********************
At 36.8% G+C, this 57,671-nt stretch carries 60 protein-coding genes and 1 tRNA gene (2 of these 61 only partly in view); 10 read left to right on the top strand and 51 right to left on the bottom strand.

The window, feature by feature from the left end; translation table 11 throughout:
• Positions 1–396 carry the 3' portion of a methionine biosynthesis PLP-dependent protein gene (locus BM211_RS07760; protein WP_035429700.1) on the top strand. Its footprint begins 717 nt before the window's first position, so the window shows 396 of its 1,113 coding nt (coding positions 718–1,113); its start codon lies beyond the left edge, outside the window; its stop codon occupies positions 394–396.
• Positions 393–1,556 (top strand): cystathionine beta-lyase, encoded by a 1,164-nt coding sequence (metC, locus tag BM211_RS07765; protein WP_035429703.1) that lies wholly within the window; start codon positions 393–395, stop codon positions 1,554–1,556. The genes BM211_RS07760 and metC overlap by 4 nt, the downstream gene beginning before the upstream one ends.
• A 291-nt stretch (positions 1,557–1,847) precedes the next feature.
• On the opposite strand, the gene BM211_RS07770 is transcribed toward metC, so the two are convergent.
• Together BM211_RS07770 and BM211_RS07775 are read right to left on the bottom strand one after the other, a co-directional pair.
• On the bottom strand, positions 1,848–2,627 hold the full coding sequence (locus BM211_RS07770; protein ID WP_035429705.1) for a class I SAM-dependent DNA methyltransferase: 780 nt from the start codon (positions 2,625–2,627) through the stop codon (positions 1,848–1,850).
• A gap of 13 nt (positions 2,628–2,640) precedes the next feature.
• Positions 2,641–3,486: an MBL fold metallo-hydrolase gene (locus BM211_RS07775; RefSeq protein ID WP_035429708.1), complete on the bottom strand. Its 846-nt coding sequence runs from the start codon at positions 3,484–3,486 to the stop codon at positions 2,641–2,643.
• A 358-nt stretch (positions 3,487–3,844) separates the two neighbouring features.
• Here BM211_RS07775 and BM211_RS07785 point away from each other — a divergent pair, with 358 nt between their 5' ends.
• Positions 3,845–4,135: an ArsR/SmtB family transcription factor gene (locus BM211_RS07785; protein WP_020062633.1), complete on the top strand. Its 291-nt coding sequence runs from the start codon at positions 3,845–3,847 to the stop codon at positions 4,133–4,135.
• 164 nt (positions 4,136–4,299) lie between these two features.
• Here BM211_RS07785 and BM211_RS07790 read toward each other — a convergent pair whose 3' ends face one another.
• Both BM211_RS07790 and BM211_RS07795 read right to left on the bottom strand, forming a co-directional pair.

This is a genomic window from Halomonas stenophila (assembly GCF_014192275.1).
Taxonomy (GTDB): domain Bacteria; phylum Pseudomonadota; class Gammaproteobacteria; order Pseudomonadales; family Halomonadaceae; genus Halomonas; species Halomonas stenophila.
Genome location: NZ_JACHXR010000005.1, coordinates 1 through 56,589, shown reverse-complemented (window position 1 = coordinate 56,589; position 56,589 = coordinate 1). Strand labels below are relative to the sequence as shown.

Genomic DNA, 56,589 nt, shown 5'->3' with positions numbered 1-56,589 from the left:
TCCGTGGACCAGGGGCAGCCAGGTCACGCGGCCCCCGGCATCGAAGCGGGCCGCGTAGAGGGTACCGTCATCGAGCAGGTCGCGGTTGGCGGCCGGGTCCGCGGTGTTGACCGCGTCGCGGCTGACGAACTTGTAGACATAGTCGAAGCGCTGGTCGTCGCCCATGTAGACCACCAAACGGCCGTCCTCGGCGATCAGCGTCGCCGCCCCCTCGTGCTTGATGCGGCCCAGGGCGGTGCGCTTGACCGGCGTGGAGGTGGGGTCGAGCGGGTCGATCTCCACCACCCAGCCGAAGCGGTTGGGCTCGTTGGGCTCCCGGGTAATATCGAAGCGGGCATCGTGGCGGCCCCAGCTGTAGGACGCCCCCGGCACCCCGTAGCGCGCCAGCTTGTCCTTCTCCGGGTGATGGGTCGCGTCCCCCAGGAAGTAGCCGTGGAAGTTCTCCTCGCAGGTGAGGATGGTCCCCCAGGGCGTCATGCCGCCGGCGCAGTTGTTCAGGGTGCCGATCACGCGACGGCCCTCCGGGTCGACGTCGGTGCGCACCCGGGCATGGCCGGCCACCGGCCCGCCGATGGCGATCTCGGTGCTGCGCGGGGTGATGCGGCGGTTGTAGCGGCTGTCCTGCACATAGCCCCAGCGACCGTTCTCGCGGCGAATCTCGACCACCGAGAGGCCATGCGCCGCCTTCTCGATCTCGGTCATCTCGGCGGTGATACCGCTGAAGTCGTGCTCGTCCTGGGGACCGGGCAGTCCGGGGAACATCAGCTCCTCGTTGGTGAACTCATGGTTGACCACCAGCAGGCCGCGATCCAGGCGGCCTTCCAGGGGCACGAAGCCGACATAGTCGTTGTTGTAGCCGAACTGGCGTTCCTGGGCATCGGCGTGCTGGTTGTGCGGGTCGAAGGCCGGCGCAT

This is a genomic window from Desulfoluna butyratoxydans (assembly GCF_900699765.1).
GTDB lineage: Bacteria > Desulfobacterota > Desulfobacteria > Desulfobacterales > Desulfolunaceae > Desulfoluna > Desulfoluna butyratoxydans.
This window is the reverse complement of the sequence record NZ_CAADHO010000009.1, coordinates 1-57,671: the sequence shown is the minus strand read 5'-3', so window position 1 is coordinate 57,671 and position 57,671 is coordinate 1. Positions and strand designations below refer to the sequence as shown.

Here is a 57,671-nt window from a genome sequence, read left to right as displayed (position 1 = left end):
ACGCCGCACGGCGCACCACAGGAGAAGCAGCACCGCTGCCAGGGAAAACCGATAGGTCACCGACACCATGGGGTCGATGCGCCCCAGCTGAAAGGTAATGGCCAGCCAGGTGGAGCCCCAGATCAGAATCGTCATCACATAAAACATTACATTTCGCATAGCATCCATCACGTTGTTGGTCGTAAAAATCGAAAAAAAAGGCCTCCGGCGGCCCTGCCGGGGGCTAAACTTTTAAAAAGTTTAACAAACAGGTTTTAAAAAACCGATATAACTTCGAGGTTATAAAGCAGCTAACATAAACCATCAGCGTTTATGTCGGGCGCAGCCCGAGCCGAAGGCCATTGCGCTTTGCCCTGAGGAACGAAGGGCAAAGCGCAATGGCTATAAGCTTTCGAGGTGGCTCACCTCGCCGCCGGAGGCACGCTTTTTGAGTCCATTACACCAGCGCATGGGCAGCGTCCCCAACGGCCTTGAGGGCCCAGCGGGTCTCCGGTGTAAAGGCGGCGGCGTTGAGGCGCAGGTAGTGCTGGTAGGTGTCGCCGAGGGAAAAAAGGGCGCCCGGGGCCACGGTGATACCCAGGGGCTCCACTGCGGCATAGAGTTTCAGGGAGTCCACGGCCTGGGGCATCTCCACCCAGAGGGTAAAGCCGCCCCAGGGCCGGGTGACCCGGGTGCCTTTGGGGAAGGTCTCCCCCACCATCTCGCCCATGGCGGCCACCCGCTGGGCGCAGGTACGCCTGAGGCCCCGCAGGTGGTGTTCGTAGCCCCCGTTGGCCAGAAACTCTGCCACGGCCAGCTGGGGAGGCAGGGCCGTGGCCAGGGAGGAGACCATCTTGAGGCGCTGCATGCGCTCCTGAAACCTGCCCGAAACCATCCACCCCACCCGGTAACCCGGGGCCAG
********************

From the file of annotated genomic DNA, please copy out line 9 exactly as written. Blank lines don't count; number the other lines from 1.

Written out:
• A gap of 13 nt (positions 2,628–2,640) precedes the next feature.